Geraldine Martin Levy
What I remember about Mom.
First and foremost, books. My mom loved to read and she always had a book with her. I mean, ALWAYS. In fact, when she was admitted to the hospital a few days before she died, she took a book with her. I’m not sure how much of it she read during her stay but when we took her personal effects home, her book, I’ll Be Home For Christmas, was half read. But she’ll have it with her always as we placed it in her niche.
Mom loved to play solitaire. This was long before anyone had even thought about computers, iPhones, or apps. She played with a deck of cards at the kitchen table. And she knew a lot of cool games that I can’t remember now. I don’t know how many hours a day she played but my memory of coming home from school always included Mom sitting at the kitchen table playing cards. And bridge. She and Dad played in several different bridge groups and I can remember helping to get the house ready before it was their turn to host. Little silver dishes with nuts and chocolates were prepared and we always liked snitching a few as they were put out on the tables. After Dad died, Mom continued to play with different partners and her happiest days were those when she would join the group at the San Jose Country Club for a day of bridge.
Thursdays and Sundays were always golf days – Thursdays with the women’s group and Sundays with Dad and their friends. I remember when I went into labor with my first child on Thursday, Mom said she would come to the hospital after she finished her golf game. Good thing grandmas weren’t allowed in the delivery room because I think my mom was probably on the 16th tee when her first grandchild was born.
In 2012, Mom asked each of the kids and our spouses to join her on her annual trip to Kauai. I’m so glad we were all able to go as it turned out to be our last time together.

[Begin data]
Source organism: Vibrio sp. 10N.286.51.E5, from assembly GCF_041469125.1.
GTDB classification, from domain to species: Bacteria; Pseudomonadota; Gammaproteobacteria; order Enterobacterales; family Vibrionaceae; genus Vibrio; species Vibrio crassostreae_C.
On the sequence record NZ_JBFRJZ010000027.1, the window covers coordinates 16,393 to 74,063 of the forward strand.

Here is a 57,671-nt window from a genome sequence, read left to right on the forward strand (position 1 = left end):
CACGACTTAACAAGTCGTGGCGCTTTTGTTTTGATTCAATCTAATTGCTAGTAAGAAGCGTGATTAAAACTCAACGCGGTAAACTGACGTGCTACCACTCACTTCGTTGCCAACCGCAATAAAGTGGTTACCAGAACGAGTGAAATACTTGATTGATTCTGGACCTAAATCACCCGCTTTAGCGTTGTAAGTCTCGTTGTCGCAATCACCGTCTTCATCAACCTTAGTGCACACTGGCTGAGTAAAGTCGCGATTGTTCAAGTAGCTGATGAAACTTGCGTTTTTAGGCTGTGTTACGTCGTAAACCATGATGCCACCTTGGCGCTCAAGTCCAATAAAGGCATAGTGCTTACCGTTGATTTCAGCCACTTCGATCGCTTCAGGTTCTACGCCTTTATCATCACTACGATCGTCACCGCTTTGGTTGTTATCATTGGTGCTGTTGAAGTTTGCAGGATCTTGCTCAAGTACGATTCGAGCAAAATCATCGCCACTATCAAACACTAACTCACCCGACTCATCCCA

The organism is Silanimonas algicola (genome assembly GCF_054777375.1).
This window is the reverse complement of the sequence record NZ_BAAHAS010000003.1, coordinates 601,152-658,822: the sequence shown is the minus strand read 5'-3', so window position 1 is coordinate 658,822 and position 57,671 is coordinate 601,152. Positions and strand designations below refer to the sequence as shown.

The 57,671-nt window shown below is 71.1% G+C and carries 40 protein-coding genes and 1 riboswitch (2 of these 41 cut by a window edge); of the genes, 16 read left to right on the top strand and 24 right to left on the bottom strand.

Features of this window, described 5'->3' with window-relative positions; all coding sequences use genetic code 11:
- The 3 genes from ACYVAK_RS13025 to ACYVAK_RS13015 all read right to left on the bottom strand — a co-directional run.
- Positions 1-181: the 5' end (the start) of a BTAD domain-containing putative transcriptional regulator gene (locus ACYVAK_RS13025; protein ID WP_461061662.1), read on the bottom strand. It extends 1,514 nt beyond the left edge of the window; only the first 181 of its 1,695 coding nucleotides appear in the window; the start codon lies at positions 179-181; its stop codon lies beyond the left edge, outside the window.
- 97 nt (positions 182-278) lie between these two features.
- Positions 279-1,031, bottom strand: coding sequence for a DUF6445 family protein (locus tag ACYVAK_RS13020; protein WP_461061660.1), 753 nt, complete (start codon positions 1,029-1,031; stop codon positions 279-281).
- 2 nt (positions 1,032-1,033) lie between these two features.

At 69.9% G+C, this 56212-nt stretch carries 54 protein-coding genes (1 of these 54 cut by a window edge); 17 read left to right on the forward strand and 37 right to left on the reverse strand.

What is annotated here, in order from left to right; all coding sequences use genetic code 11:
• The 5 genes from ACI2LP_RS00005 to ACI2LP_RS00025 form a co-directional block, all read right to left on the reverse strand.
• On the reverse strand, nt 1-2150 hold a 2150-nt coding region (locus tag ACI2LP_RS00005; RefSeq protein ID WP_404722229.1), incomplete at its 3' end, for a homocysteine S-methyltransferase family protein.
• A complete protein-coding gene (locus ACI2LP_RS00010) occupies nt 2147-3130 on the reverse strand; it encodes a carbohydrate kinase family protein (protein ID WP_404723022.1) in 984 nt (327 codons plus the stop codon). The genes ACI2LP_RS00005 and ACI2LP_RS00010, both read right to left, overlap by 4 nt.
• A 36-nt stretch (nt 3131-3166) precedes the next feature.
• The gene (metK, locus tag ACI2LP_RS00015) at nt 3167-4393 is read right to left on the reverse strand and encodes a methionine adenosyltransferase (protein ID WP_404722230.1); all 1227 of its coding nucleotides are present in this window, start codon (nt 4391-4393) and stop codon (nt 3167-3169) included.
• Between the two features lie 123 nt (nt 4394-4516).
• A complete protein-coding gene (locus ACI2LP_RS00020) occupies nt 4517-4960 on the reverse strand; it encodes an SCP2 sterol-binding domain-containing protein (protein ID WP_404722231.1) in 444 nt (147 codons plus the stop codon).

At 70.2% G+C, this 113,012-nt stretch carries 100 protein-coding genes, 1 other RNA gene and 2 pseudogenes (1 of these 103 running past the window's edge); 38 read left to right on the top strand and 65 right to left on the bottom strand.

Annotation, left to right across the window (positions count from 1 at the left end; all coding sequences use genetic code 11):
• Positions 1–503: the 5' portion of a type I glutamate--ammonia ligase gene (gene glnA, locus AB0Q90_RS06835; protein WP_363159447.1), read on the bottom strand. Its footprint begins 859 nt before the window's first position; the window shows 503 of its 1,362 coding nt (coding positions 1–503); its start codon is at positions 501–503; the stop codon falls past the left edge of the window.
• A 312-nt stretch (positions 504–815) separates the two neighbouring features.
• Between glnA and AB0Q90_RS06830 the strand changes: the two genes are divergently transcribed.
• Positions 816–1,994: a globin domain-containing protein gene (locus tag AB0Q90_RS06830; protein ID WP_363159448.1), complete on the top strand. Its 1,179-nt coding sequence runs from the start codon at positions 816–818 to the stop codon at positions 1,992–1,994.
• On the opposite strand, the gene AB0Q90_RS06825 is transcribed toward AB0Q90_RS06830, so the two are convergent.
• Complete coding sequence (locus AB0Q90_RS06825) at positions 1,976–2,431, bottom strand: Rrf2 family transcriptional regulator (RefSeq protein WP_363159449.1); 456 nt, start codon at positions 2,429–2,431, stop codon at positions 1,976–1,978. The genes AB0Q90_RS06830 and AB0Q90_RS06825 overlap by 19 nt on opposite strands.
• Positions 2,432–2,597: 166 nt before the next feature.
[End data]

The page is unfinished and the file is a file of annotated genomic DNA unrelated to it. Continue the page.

My maternal grandmother
Clara Maxine Fitzgerald Martin Hunter
My paternal grandmother
Mildred Loraine Gunzendorfer Levy
Sadly, the last time I saw Grandma was in the nursing home about 6 weeks before she died. While I planned to surprise her with a visit, it got out that we were in town and she knew we were coming. When we arrived she was sitting in her wheelchair by the front door, decked out in a fancy silk suit, red lipstick smeared on her face, but a big smile nevertheless. She loved the two little girls I brought with me, her only two great grandchildren at the time. They used to ask me why she didn’t know her own name because she always asked them “who am I?” so she could hear them shout out “Great Grandma Loraine”! She sure loved those girls and died with a picture of the two of them in her hands.
My maternal great grandmother
Mabel Viola McAboy Fitzgerald
There are so many other women whom I’ve gotten to know over the last few years but since I never knew them personally, I don’t have any direct memories of them. But I’m learning about them now – boy, am I learning!